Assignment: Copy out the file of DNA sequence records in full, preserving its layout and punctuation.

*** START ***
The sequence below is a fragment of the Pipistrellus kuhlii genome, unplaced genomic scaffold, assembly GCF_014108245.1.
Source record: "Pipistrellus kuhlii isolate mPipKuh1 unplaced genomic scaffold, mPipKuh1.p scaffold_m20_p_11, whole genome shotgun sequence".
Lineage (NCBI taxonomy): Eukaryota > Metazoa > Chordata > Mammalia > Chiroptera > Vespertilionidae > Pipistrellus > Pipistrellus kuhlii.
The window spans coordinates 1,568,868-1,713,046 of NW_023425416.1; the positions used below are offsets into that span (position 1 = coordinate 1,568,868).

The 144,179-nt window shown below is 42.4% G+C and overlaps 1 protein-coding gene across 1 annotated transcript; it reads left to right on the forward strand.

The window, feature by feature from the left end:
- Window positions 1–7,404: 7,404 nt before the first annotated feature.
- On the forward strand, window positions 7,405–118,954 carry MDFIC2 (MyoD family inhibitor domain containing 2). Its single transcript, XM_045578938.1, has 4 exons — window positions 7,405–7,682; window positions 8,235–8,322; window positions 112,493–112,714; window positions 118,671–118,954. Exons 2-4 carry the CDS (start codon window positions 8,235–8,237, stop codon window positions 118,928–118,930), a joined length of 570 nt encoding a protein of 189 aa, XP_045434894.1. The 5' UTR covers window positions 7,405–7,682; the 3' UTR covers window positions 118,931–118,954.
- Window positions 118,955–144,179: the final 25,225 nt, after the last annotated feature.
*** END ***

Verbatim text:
The sequence below is a fragment of the Pipistrellus kuhlii genome, unplaced genomic scaffold, assembly GCF_014108245.1.
Source record: "Pipistrellus kuhlii isolate mPipKuh1 unplaced genomic scaffold, mPipKuh1.p scaffold_m20_p_11, whole genome shotgun sequence".
Lineage (NCBI taxonomy): Eukaryota > Metazoa > Chordata > Mammalia > Chiroptera > Vespertilionidae > Pipistrellus > Pipistrellus kuhlii.
The window spans coordinates 1,568,868-1,713,046 of NW_023425416.1; the positions used below are offsets into that span (position 1 = coordinate 1,568,868).

The 144,179-nt window shown below is 42.4% G+C and overlaps 1 protein-coding gene across 1 annotated transcript; it reads left to right on the forward strand.

The window, feature by feature from the left end:
- Window positions 1–7,404: 7,404 nt before the first annotated feature.
- On the forward strand, window positions 7,405–118,954 carry MDFIC2 (MyoD family inhibitor domain containing 2). Its single transcript, XM_045578938.1, has 4 exons — window positions 7,405–7,682; window positions 8,235–8,322; window positions 112,493–112,714; window positions 118,671–118,954. Exons 2-4 carry the CDS (start codon window positions 8,235–8,237, stop codon window positions 118,928–118,930), a joined length of 570 nt encoding a protein of 189 aa, XP_045434894.1. The 5' UTR covers window positions 7,405–7,682; the 3' UTR covers window positions 118,931–118,954.
- Window positions 118,955–144,179: the final 25,225 nt, after the last annotated feature.